Ned Macey: Nice two-play combo by Richie Incognito. Jackson runs in the go-ahead TD, but people start pushing, and Incognito picks up the personal foul. On the two-point conversion, he picks up a hold. The ensuing kickoff (15 yards back) gets run to midfield, and now Josh Brown will have a very makeable game-winner.
Another KCW nomination would be Linehan. Rams driving, third-and-6, Bulger throws short of the first down to Curtis. Play ruled incomplete. Right before the field goal is snapped, Linehan challenges (Wilkins hit the meaningless FG). Winning the challenge, Linehan now has fourth-and-1 at about the 11. Having challenged, he has to go for it and calls a play for Klopfenstein in the end zone. They now look like they're going to lose by less than three points.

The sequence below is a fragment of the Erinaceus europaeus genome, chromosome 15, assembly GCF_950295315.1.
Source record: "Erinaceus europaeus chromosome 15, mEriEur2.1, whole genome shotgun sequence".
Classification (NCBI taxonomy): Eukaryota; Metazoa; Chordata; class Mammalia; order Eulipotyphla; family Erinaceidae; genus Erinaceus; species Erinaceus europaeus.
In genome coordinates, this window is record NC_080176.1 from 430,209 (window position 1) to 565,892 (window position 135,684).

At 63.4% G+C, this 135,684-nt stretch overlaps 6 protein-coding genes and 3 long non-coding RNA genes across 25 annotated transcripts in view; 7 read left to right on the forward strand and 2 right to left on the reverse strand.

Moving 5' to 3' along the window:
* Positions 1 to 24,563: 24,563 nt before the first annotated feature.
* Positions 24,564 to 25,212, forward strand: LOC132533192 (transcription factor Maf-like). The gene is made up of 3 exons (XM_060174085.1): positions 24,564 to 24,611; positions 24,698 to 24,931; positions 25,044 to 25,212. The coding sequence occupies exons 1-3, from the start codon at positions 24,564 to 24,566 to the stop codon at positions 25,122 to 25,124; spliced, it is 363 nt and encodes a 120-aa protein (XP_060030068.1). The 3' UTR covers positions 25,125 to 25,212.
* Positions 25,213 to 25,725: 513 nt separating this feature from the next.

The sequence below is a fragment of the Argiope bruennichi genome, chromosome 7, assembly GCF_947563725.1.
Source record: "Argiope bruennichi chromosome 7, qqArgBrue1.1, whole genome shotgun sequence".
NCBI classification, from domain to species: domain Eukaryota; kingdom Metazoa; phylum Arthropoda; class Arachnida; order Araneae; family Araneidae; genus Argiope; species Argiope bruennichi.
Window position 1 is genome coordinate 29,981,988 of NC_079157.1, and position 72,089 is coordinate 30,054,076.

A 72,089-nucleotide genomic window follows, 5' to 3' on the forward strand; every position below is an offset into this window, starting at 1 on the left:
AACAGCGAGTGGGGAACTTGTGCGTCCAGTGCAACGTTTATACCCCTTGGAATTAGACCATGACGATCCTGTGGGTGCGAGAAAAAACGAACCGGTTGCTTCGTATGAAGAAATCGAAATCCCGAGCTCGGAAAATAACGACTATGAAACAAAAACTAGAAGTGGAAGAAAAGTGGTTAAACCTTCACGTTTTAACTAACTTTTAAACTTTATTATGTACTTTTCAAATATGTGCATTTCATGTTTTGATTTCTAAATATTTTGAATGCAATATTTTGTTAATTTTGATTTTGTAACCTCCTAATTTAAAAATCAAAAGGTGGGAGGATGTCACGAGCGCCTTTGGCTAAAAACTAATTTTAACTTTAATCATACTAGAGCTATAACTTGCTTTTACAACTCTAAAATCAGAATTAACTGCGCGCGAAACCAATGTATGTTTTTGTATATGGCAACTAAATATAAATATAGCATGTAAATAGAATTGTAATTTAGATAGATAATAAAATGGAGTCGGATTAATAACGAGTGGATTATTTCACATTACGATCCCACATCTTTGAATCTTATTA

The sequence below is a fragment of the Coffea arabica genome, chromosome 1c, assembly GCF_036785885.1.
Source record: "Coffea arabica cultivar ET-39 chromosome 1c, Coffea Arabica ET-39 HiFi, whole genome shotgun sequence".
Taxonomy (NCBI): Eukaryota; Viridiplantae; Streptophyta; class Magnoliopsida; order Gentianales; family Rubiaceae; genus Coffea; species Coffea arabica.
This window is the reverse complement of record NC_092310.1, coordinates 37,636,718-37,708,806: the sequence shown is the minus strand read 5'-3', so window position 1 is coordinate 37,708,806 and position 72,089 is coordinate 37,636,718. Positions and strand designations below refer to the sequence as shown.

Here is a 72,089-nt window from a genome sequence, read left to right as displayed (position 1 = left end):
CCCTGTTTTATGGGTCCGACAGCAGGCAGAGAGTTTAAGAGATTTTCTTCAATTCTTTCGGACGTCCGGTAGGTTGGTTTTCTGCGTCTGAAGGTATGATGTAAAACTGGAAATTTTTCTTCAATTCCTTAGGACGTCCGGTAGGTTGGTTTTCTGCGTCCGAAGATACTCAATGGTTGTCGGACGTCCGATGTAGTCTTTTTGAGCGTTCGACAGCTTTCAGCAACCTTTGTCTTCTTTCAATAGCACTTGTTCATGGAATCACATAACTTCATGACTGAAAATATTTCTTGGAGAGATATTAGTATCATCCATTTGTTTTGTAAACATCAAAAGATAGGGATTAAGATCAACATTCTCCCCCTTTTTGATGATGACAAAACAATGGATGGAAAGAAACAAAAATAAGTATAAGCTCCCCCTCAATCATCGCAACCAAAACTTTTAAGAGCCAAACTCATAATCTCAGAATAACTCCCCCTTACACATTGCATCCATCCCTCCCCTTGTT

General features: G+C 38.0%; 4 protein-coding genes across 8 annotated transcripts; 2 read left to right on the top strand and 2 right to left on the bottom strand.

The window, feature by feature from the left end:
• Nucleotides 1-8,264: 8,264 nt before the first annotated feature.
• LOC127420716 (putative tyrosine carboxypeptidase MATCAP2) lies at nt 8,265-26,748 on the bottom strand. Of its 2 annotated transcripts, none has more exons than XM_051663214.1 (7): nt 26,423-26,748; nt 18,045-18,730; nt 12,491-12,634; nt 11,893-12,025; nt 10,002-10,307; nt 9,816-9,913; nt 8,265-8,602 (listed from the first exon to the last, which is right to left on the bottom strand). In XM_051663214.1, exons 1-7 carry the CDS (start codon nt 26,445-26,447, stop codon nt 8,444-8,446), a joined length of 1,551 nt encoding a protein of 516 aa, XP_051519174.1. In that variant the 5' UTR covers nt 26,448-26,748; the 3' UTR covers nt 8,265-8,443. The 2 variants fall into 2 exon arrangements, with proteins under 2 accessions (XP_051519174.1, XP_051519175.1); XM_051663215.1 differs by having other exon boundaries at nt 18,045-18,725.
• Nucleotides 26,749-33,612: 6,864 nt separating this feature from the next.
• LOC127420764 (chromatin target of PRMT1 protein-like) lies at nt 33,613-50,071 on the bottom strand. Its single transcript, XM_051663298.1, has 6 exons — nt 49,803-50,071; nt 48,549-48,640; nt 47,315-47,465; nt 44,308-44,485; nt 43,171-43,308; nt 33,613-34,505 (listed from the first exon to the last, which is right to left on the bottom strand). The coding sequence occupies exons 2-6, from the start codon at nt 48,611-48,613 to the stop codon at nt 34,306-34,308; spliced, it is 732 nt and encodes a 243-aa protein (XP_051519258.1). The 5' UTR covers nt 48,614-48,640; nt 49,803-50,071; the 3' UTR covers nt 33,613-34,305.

Bill Barnwell: I had a couple and their third wheel next to me at the bar and they were screaming at every little thing in the Seahawks game, just randomly yelling out Seahawks like they were in the stadium, actually cheering for that interception inside the five as if it were the greatest play a Seahawk has ever made. Just an utter mess. You ever go to or watch a game you have no rooting interest in and have people around you make want the team they're supporting to lose? We need a name for those people. Anti-fans?
Has there ever been an easier 80+ yard punt return in history than Nate Burleson's? He ran straight ahead the entire time and moved out of that line exactly once -- to deke out the punter.